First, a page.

Bankruptcy Bill Passes House Without Blocking Anti-Abortion Extremist Loophole
Early this morning, the House passed the Bankruptcy Reform Act, HR 333, a bill that already is bad for consumers and good for big business, without compromise language that would ban anti-abortion extremists from escaping legal judgments by declaring bankruptcy, the Associated Press reported today. The Senate is not expected to pass the bill. They are focusing their attention on passing the homeland security bill before they leave for the year, and Senate Democrats have repeatedly said they will not consider a bill without the abortion language. According to the New York Times, the compromise language, originally introduced by Sen. Charles Schumer (D-NY), had been negotiated in a House-Senate conference committee in July with anti-abortion members such as Rep. Henry Hyde (R-IL). The Times went on to report that Sen. Schumer criticized the defeat of his amendment saying, “There is no reason a bill like this can’t pass except for some very extreme people who misread the law.”
Declaring bankruptcy is a strategy that has been attempted by a number of anti-abortion extremists, including six of the defendants in the recently upheld Planned Parenthood v. American Coalition of Life Activists (ACLA). These extremists, along with Operation Rescue leaders such as Randall Terry, Joseph Foreman, and Joseph Scheidler, would be held responsible for penalties levied against them if the compromise provision were to be approved by Congress. The Feminist Majority has joined the National Abortion Rights and Action League, Planned Parenthood Federation of America, National Abortion Federation, the National Women's Law Center, the National Organization for Women as well as many women members of Congress in advocating for the Schumer-Hatch amendment.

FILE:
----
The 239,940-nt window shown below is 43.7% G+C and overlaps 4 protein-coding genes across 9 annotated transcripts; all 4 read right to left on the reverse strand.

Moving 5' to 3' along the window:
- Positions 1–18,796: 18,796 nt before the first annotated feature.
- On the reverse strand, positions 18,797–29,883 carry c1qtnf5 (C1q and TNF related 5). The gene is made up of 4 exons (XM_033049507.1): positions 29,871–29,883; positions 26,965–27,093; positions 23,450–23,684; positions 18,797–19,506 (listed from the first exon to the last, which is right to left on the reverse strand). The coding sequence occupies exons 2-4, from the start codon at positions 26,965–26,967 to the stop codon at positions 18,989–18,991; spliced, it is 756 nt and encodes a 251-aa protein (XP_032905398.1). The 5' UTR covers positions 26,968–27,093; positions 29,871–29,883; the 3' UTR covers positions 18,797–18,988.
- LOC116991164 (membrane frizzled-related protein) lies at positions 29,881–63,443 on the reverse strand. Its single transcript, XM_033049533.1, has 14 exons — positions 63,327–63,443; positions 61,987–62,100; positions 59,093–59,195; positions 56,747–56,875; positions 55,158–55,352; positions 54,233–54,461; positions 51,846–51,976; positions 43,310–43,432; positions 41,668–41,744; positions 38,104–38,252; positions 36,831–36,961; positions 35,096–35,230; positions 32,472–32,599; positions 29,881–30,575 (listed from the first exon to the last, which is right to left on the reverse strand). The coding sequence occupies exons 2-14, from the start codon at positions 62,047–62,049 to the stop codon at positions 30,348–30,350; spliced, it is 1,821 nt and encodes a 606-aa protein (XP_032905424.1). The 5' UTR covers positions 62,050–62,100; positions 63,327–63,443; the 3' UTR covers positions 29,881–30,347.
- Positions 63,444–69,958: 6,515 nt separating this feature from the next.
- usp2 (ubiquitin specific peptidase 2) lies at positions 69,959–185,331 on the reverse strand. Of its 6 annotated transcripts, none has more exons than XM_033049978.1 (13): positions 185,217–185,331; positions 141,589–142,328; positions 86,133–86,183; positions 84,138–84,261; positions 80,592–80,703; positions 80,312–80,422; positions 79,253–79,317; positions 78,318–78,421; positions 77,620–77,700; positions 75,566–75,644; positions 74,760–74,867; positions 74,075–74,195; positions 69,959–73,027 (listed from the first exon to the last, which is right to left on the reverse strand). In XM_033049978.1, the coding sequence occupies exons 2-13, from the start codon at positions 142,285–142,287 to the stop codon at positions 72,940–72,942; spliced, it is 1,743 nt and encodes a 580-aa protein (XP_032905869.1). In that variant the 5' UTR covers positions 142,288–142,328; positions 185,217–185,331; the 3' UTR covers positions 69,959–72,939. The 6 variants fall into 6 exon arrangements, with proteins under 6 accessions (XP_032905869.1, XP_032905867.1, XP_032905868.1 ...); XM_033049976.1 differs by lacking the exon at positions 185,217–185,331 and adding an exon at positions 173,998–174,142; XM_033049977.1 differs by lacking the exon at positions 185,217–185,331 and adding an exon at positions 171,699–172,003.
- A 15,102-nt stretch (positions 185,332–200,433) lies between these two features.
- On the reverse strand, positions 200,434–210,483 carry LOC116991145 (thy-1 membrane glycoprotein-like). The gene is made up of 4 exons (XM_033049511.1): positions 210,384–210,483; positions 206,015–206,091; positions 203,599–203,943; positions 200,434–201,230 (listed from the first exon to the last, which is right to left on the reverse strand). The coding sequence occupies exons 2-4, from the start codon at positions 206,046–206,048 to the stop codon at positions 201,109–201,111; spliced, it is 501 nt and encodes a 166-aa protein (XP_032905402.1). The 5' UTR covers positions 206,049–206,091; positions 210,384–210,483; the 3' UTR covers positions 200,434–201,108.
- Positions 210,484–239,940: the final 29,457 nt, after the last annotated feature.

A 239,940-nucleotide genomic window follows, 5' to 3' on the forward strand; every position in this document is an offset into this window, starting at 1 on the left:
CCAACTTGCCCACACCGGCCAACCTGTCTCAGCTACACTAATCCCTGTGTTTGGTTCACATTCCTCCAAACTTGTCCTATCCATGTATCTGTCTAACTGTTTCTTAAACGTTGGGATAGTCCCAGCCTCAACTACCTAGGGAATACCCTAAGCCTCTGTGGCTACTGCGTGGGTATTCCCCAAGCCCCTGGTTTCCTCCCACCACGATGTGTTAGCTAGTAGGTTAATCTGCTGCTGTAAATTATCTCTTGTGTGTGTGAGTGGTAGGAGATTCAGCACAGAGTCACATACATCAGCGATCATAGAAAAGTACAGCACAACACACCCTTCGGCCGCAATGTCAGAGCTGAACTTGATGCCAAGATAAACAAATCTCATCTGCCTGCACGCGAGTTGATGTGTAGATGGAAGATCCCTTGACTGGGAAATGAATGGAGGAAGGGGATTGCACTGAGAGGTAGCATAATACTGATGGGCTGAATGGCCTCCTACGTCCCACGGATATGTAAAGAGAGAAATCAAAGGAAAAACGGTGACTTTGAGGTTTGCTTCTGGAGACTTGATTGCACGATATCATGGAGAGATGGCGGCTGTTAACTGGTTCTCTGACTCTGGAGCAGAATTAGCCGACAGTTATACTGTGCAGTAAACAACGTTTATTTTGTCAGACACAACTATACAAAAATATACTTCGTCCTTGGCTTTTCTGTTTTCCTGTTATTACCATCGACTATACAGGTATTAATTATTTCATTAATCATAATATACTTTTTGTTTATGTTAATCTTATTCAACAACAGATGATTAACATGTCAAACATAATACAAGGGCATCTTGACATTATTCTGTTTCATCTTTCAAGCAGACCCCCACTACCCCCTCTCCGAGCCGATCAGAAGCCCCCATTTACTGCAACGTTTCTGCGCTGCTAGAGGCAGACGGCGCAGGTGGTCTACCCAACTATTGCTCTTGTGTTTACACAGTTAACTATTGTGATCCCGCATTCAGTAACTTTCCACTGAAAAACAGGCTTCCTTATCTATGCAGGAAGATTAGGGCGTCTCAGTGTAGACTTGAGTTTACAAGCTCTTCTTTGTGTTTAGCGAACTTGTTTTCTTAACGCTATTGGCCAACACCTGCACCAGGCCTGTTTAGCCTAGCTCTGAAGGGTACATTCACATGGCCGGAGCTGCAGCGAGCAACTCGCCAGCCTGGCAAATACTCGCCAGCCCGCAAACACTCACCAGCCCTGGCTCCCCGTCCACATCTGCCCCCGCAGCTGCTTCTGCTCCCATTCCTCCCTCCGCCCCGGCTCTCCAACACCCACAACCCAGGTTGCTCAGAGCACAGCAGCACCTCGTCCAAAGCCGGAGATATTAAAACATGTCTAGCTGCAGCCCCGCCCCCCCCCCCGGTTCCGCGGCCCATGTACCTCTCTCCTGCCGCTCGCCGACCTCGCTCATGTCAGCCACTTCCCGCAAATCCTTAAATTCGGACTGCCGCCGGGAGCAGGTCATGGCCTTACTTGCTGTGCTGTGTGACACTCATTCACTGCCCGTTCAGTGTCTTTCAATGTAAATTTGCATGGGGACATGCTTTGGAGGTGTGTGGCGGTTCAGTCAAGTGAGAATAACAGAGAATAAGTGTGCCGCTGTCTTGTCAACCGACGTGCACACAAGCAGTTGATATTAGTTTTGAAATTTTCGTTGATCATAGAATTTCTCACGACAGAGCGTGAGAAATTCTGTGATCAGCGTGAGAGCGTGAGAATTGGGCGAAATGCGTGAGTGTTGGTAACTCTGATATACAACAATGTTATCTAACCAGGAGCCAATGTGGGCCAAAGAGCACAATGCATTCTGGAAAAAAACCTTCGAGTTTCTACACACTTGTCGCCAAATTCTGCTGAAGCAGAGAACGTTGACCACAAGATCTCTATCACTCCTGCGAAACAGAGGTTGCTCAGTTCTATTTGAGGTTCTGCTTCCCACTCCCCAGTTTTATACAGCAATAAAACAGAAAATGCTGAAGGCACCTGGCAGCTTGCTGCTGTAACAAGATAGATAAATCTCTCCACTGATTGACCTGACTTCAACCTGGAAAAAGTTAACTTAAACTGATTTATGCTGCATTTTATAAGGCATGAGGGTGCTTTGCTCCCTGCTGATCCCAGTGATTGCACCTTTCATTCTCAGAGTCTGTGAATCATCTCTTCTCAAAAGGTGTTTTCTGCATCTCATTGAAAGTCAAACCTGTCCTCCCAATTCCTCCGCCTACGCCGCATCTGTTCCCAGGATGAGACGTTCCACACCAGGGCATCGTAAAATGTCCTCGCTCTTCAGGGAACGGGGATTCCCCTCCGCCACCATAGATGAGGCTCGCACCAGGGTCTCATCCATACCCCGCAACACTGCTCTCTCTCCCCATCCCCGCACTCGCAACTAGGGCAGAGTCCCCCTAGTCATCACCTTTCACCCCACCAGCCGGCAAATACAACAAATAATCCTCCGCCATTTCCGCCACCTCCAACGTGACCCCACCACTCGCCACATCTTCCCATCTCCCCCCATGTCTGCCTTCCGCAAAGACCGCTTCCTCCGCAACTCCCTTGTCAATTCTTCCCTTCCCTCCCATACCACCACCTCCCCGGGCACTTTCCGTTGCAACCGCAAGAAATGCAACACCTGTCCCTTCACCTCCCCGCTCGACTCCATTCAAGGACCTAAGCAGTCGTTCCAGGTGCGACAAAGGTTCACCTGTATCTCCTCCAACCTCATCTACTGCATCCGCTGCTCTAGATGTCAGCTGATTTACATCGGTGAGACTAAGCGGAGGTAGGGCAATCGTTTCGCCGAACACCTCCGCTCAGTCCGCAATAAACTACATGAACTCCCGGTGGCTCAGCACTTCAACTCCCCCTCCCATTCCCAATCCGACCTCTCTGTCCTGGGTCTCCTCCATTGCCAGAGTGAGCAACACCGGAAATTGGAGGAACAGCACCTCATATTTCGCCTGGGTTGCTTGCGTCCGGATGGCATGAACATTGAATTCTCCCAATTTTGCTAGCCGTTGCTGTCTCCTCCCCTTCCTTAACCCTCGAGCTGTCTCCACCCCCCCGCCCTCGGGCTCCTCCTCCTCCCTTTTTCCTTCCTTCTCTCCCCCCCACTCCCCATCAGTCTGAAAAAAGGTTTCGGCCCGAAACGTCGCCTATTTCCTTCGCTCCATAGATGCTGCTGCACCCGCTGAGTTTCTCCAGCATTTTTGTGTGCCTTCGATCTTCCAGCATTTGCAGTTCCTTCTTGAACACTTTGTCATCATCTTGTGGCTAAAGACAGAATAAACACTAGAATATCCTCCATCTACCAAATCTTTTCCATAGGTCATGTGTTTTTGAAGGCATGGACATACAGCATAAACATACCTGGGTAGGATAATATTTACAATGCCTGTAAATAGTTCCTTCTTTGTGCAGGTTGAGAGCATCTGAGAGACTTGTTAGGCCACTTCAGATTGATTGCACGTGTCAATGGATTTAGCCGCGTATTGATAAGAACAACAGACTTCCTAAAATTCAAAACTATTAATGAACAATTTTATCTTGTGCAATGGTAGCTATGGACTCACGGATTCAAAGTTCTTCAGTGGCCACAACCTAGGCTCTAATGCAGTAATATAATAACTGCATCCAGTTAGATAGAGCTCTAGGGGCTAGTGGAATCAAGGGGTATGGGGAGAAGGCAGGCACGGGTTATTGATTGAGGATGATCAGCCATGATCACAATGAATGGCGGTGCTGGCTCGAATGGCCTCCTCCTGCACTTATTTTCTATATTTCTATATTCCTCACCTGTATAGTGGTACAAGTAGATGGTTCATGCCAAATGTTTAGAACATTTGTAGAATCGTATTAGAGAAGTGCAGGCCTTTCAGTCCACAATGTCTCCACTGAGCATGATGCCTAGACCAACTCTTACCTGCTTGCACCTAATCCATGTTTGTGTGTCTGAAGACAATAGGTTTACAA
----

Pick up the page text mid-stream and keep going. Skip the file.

The bulk of the bill is viewed as a handout to credit card companies by requiring that more people who file for bankruptcy not be exempted completely from their outstanding debts. In addition, the bill provides for credit card debt to be paid ahead of child support and alimony. The Feminist Majority opposes the overall bill because it favors corporations over low-income families.
Media Resources: Associated Press 11/15/02; New York Times 11/15/02; Feminist Daily News 9/13/02
9/12/2014 Violence Against Women Act Turns 20 - Saturday will be the 20th Anniversary of the groundbreaking federal Violence Against Women Act (VAWA).
Passed in 1994, VAWA was the first piece of federal legislation to specifically address domestic violence and sexual assault as crimes and to provide federal funding to improve local response to violence against women, including training and resources for law enforcement and judges.
President Barack Obama on Tuesday issued a proclamation commemorating the VAWA anniversary. . . .
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Purvi Patel, 33, sought help at an emergency room for vaginal bleeding where it was discovered that she had delivered prematurely at home. . . .